Here was this young guy, only 21, preaching chastity, virtue and not kissing until you got married.
It was a supremely conservative message packaged with youthful fervor and a fedora.
Premarital sex and pregnancy were major social disgraces and a lot of guidance from parents and older family friends (we call them all aunts and uncles) was built around avoiding those disgraces.
And that’s so much bigger than sex; there’s a critical portion of a healthy life that I have to strain to reach that was damaged in the name of God.
I actually didn’t read the book until a couple years ago.
I remember seeing the cover, and thinking how cool it looked, tipped fedora and all.
The sepia tone seemed romantic, and maybe, when you’re an awkward, depressed teen, that’s all you need to convince you of purity culture: it seems romantic.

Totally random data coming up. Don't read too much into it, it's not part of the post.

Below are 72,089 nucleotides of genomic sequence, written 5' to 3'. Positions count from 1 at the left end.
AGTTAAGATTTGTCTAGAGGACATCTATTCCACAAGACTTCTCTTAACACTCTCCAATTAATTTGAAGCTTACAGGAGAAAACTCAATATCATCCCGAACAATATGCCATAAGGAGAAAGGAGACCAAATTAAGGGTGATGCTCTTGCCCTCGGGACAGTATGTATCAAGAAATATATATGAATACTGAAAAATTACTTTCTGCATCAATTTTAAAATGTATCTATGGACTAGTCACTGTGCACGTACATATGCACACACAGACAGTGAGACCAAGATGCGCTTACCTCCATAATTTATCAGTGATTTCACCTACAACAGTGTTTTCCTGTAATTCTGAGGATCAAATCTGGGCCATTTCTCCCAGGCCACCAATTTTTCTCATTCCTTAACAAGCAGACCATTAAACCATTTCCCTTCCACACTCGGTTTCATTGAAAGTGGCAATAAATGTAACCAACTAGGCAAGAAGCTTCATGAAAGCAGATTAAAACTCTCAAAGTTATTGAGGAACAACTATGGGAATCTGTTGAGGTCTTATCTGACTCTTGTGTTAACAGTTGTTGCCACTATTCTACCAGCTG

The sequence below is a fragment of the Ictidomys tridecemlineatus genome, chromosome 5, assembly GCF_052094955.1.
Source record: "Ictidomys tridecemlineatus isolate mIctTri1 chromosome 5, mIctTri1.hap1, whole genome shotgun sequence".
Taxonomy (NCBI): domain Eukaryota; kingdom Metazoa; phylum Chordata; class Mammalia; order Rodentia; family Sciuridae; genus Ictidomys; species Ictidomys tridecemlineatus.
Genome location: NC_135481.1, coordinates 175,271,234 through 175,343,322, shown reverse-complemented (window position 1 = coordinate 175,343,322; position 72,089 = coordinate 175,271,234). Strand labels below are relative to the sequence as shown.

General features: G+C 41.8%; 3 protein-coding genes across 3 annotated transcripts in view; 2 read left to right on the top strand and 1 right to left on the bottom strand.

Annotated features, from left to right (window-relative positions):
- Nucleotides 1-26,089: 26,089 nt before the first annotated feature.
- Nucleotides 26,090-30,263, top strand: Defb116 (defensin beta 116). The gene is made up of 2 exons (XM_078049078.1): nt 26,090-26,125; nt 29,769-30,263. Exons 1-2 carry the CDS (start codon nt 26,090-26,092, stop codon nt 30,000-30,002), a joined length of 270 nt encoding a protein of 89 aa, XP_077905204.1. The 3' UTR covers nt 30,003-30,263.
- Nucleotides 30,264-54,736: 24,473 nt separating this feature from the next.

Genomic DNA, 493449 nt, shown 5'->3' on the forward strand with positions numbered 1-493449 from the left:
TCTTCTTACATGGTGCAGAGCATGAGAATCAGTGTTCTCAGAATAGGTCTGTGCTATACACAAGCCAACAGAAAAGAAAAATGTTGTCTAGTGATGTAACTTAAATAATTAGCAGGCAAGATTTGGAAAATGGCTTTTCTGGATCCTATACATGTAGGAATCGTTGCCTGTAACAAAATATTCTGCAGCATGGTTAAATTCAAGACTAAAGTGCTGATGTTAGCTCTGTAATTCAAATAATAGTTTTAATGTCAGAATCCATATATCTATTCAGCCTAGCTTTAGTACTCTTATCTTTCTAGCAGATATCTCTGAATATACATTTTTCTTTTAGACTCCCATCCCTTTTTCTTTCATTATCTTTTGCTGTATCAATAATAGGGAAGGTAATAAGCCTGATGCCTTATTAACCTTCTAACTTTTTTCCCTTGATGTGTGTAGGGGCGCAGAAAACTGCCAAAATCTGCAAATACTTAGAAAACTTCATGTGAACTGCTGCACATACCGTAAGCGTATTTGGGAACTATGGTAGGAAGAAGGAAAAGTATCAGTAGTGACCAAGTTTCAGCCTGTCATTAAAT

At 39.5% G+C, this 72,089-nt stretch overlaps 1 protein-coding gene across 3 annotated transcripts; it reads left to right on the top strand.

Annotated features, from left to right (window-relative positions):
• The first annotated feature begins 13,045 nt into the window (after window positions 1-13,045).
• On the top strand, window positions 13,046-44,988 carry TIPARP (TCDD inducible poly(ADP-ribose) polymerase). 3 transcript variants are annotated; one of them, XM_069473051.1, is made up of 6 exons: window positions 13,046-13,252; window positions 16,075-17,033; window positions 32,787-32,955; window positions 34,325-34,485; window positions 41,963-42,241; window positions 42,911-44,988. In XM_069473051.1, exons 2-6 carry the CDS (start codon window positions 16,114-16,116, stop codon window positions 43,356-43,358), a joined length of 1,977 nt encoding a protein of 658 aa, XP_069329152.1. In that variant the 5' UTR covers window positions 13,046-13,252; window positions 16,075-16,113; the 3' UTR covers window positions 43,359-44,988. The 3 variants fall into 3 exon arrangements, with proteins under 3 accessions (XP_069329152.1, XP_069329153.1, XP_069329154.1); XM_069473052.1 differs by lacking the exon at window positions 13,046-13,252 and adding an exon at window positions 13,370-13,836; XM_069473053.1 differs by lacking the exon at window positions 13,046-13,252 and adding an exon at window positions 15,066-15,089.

But beside my non-existent teen love life, the book had a larger impact that as an adult, I’m only now coming to grips with—damaging expectations of myself, men, and sexuality—beliefs that have cost me love, friendship, and given me a life of shame.
(IKDG) about four years later near the end of middle school., Elizabeth Esther tweeted that she never went to prom because of her Fundamentalist upbringing.In response, one of her followers tweeted that she didn’t have a prom because of Joshua Harris, the author of the influential book was published in 1997 and quickly became a hit among the Evangelical crowd.As a teen and young adult I knew some of the basic concepts of the book: you shouldn’t get involved with too many people because that means you’re cheating on your future spouse.I first read IKDG when I was 15 and it didn’t feel right, but I didn’t have the words to put to that feeling.The approach Harris offered was a way forward that bypassed the physical possibilities.